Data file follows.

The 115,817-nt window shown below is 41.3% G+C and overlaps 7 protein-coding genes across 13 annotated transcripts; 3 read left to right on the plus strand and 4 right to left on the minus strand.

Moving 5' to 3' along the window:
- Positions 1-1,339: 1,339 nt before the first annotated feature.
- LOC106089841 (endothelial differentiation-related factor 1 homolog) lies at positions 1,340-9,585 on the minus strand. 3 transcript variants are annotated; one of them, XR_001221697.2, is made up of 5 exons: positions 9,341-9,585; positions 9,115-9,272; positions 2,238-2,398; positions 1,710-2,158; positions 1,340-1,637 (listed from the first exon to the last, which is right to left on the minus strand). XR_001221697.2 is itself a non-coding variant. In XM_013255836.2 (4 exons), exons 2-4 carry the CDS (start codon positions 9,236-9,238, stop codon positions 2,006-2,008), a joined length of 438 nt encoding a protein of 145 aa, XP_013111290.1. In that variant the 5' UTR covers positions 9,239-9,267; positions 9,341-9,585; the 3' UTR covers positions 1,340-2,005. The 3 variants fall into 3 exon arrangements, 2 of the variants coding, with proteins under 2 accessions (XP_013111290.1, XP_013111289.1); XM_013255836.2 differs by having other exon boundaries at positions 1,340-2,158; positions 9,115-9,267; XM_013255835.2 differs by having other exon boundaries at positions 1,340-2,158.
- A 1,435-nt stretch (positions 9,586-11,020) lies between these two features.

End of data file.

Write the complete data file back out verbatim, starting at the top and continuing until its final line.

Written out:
The 115,817-nt window shown below is 41.3% G+C and overlaps 7 protein-coding genes across 13 annotated transcripts; 3 read left to right on the plus strand and 4 right to left on the minus strand.

Moving 5' to 3' along the window:
- Positions 1-1,339: 1,339 nt before the first annotated feature.
- LOC106089841 (endothelial differentiation-related factor 1 homolog) lies at positions 1,340-9,585 on the minus strand. 3 transcript variants are annotated; one of them, XR_001221697.2, is made up of 5 exons: positions 9,341-9,585; positions 9,115-9,272; positions 2,238-2,398; positions 1,710-2,158; positions 1,340-1,637 (listed from the first exon to the last, which is right to left on the minus strand). XR_001221697.2 is itself a non-coding variant. In XM_013255836.2 (4 exons), exons 2-4 carry the CDS (start codon positions 9,236-9,238, stop codon positions 2,006-2,008), a joined length of 438 nt encoding a protein of 145 aa, XP_013111290.1. In that variant the 5' UTR covers positions 9,239-9,267; positions 9,341-9,585; the 3' UTR covers positions 1,340-2,005. The 3 variants fall into 3 exon arrangements, 2 of the variants coding, with proteins under 2 accessions (XP_013111290.1, XP_013111289.1); XM_013255836.2 differs by having other exon boundaries at positions 1,340-2,158; positions 9,115-9,267; XM_013255835.2 differs by having other exon boundaries at positions 1,340-2,158.
- A 1,435-nt stretch (positions 9,586-11,020) lies between these two features.